Natural Satellite
for guitar duo (2013)
duration: 22’
GRT • 164

score available from
Australian Music Centre

program note
A natural satellite, moon, or secondary planet is a celestial body that orbits a planet or smaller body, which is called its primary. Earth has one large natural satellite, known as the Moon. No “moons of moons” (natural satellites that orbit the natural satellite of another body) are known. In most cases, the tidal effects of the primary would make such a system unstable. The seven largest natural satellites in the Solar System are Jupiter’s Galilean moons (Ganymede, Callisto, Io, and Europa), Saturn’s moon Titan, Earth’s moon, and Neptune’s captured natural satellite Triton.

The gravitational influence of Titan
Most regular moons in the Solar System are tidally locked to their respective primaries, meaning that the same side of the natural satellite always faces its planet. The only known exception is Saturn’s natural satellite Hyperion (the first non-round moon to be discovered), which rotates chaotically because of the gravitational influence of Titan. The 3:4 orbital resonance between Titan and Hyperion may also make a chaotic rotation more likely.

The moons of Jupiter
The planet Jupiter has 67 confirmed moons. The most massive of them, the four Galilean moons, were discovered in 1610 by Galileo Galilei and were the first objects found to orbit a body that was neither Earth nor the Sun. This incontrovertible discovery dealt a serious blow to the prevailing geocentric theory that everything orbited around the Earth. The three inner moons – Ganymede, Europa, and Io – participate in a 1:2:4 orbital resonance.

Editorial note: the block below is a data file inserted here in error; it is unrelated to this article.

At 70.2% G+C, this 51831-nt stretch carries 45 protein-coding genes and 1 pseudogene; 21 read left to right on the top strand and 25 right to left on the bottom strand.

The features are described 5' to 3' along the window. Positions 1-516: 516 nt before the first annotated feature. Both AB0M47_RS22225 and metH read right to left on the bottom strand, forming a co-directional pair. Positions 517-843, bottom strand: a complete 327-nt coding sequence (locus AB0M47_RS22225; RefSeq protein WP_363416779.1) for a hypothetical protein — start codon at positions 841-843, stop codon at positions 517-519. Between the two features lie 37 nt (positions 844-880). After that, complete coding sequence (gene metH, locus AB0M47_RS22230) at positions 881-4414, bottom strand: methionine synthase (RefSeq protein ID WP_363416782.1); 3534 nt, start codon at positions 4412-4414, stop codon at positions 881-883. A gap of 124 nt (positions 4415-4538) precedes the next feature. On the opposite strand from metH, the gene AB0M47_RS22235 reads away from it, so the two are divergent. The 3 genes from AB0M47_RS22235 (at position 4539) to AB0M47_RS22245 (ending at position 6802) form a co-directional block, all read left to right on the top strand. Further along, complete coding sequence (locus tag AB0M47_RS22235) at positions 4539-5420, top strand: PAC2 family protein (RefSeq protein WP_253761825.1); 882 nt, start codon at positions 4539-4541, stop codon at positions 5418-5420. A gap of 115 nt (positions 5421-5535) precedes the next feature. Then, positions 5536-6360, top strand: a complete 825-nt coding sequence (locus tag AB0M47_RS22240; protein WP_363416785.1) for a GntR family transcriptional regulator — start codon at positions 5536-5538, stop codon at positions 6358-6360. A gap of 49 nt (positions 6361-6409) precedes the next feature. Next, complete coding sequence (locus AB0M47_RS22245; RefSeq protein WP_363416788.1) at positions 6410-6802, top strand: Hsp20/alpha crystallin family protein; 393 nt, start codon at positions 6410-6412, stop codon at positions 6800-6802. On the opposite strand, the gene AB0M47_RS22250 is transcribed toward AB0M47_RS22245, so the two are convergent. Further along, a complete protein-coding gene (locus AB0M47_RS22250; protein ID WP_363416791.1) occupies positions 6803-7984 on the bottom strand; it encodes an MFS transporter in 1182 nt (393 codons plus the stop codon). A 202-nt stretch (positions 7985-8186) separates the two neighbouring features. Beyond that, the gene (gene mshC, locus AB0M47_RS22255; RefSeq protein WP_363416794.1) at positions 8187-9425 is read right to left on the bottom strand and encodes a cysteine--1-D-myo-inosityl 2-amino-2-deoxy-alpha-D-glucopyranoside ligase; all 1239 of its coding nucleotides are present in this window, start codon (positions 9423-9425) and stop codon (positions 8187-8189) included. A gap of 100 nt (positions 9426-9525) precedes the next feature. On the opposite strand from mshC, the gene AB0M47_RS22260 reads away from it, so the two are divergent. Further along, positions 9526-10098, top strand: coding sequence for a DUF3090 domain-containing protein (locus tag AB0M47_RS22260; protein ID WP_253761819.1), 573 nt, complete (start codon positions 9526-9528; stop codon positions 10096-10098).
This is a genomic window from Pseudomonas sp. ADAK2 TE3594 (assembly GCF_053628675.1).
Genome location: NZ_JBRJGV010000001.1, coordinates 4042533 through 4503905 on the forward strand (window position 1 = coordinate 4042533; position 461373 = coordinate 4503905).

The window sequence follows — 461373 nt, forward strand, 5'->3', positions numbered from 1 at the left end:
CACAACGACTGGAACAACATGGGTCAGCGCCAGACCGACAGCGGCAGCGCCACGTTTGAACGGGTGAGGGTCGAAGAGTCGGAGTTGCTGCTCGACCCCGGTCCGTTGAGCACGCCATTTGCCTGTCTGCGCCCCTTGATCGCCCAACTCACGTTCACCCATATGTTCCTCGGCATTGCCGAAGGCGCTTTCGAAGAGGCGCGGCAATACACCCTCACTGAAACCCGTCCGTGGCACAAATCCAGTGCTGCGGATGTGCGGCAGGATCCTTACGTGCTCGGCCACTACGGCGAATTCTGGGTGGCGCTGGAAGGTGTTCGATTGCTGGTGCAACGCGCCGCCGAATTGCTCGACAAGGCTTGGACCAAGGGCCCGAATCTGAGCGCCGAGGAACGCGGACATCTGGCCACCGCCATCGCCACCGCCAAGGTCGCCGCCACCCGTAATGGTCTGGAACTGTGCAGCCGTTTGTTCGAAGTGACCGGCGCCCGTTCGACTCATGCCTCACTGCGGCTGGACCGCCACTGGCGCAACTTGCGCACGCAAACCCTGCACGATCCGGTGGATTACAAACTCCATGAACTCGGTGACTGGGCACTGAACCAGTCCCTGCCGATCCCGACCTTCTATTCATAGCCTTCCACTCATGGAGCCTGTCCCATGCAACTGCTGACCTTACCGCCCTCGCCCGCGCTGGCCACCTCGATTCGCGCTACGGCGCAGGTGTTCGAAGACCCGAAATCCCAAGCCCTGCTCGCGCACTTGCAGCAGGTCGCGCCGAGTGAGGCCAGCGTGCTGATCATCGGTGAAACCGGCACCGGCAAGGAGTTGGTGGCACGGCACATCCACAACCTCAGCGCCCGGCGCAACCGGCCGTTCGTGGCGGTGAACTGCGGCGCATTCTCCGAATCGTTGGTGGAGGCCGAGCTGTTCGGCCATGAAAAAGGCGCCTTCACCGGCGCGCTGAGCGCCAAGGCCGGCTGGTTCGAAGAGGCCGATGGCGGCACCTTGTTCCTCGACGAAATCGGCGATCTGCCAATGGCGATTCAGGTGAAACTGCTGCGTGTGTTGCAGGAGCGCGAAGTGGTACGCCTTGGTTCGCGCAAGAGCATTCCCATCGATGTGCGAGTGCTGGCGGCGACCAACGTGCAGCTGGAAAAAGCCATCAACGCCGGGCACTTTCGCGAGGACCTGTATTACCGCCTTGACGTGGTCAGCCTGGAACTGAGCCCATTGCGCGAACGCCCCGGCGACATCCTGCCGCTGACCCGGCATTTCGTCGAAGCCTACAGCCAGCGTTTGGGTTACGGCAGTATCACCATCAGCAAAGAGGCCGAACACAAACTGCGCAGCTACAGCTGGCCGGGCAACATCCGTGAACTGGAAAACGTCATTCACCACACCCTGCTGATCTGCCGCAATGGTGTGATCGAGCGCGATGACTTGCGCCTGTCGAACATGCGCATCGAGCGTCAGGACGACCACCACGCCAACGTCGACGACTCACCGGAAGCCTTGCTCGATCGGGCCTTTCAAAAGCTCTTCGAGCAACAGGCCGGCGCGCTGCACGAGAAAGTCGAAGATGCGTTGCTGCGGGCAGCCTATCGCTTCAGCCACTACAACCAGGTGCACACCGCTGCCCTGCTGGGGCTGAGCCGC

Triton Captured
Triton is the largest moon of the planet Neptune. It is the only large moon in the Solar System with an orbit in the opposite direction to its planet’s rotation, and consequently thought to have been captured from the Kuiper belt.

Within the rings of Saturn
Small bodies have been observed within rings of Saturn, but only a few were tracked long enough to establish orbits.

Earth’s Moon
The Earth–Moon system is unique in that the ratio of the mass of the Moon to the mass of the Earth is much greater than that of any other natural satellite:planet ratio in the Solar System. Our Moon makes Earth a more liveable planet by moderating our home planet’s wobble on its axis, leading to a relatively stable climate, and creating a rhythm that has guided humans for thousands of years.